So...we moved to an end of town where we're surrounded by public defenders and college professors and a mix of liberals and conservatives, where people are kind and friendly and I actually enjoy taking my son to the park. I LOVE it here. Absolutely, positively LOVE it. Our mortgage more than doubled and is now about 50% of my DH's take-home, and we don't have any extras, but I don't care. We were spending more money when we lived at our old house because I was so miserable.

So...there you have it. It wasn't the smartest move, financially, but it's made a world of difference for my mental health.

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Old 12-10-2008, 05:21 PM
 
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I don't know anyone who was house poor who has been able to stay in their house for more than 3 years.

I think it's a bad idea.
Bingo.

It seems ok to be house poor when you start out, but when you need a new roof, or a part of the fence needs replacing, or the hot water tank goes, or someone breaks a window, or .. or ... or ... it quickly becomes unmanageable.

We are house poor in a town of house poor young families. We live near a world famous ski resort, where all the workers (DP is a chef, I'm a paramedic) who choose to buy real estate do so at the expense of becoming house poor.

About 70% of our take home income goes to our mortgage. We do have a suite and a tenant that pays some towards that.

I would never advise anyone else to become house poor, but we would do it again (and this is the second time for us already ... the first one was also a high COL seaside community). We consider our house to be a very big piggy bank. When the time comes that we cannot afford it, we will move elsewhere at the expense of our careers, so no matter what we do, there'll be a sacrifice.

We are about as frugal as it gets, so that helps.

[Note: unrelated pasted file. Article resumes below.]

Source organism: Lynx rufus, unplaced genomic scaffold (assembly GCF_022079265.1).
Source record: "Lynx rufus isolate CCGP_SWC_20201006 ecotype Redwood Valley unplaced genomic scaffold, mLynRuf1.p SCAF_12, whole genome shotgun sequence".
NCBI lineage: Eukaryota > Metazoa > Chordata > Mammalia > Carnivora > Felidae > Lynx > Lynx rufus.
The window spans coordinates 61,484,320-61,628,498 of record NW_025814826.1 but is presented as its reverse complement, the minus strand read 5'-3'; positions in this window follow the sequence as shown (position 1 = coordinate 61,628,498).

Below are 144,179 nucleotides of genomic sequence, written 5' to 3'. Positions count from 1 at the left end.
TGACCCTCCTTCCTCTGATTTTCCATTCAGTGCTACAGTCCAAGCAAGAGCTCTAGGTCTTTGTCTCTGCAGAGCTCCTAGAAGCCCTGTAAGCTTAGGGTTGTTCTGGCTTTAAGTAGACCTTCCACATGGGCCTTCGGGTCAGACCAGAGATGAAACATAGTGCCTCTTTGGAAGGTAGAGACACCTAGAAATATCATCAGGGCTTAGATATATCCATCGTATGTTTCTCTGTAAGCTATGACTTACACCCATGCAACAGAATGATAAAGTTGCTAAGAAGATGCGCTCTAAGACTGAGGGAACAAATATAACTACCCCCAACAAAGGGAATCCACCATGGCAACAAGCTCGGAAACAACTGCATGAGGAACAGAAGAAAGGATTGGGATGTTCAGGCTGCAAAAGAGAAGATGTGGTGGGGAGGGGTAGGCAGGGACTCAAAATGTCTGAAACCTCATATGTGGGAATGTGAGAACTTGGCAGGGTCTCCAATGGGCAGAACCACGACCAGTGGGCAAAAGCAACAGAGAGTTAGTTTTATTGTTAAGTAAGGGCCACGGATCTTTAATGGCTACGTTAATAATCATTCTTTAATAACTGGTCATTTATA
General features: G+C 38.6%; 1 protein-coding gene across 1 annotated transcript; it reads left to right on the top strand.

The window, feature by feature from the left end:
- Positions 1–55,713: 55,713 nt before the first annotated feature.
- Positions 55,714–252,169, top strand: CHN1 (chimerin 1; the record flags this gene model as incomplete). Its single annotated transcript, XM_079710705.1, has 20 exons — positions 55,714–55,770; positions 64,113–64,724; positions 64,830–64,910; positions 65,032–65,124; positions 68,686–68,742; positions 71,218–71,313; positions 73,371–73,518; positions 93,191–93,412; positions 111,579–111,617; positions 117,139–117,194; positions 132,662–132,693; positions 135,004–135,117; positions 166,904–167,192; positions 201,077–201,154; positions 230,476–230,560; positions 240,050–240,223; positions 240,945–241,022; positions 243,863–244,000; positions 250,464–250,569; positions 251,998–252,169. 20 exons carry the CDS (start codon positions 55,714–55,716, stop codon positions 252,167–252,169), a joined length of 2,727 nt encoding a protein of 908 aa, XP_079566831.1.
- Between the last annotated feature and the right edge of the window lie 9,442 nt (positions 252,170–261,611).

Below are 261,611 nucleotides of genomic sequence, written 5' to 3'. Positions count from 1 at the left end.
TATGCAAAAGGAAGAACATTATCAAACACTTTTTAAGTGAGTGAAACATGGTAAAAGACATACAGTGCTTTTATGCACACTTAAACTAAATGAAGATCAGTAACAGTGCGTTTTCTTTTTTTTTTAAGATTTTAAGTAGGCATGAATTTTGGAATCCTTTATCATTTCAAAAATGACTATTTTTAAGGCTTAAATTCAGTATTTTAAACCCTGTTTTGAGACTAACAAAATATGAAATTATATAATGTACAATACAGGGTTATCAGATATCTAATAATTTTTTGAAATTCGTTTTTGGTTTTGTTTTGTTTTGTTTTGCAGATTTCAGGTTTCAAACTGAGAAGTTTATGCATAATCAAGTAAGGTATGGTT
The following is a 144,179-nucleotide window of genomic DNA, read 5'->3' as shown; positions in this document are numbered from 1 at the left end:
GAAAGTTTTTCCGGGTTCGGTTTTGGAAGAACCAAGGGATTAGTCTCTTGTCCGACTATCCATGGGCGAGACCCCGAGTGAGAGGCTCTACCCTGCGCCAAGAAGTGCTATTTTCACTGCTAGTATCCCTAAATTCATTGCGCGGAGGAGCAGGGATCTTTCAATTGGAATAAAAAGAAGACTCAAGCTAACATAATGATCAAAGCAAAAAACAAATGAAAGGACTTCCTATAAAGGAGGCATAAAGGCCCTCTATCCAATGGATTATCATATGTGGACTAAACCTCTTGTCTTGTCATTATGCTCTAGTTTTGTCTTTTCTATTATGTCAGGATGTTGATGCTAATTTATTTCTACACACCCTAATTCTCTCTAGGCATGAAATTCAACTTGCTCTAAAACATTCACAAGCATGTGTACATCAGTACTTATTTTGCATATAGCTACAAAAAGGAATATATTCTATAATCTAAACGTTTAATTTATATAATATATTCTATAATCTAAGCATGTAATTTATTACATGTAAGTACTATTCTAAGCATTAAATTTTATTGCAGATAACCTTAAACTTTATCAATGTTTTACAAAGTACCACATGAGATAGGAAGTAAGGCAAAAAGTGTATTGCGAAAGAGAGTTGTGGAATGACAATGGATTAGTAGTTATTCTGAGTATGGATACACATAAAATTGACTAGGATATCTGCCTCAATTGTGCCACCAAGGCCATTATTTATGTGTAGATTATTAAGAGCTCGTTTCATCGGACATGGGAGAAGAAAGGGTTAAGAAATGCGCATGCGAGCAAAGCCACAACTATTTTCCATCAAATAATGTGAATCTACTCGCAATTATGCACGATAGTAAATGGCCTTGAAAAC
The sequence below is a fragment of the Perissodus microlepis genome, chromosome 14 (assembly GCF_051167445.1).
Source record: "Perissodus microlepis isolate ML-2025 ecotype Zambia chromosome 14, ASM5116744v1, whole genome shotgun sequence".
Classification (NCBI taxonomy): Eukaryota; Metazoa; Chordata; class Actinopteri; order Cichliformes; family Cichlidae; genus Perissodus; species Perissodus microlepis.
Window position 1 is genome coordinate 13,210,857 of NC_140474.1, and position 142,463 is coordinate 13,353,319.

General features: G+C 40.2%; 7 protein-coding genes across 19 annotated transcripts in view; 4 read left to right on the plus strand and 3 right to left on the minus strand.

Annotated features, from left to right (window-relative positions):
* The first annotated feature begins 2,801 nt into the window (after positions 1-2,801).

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Old 12-10-2008, 05:26 PM
 
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I completely agree with the poster that mentioned that people who are house poor usually don't live in that house long. You might want to read my "mortgage underwater" post. Not that you would have the unexpected medical bills or make the same bad choices we made, but requiring 65% of your income just to pay your mortgage is not fun. Trust me on that one.
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Old 12-10-2008, 05:29 PM
 
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Anything with the word 'poor' in it should cause you to pause and rethink.

We are living (temporarily) in a tiny apt (for our family of 5) and would dearly love to move to a house NOW. But to do so would completely gut our ability to save anything. So we are waiting it out. Summer will be here eventually and we will be at the end of our lease instead of breaking it and owing money.

Oh, and we are in the metro DC area too.

And we own a home back in Indiana that we are renting to friends. We had hoped to sell it, but the market crashed before that could happen.

So we have a mortgage and a lease and pretty decent credit. There's no sense living in worry when we have the luxury of time, which is precious and will eventually translate to more flexibility with our choices.

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Old 12-10-2008, 05:29 PM
 
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wildmonkeys... I just read your more in-depth post and if I were you, I'd totally do it. It's a risky gamble, but so long as you stay as organized and prepared as you are right now, I think you'll be fine. You're in better shape than most people, and you seem to have a smart head on your shoulders.

Come to think of it, we've been house poor with four out of the five homes we've lived in. And when we were in the one that we could easily afford, we didn't save any more money or live any less frugally ... the only difference is that we were paying less into our mortgage.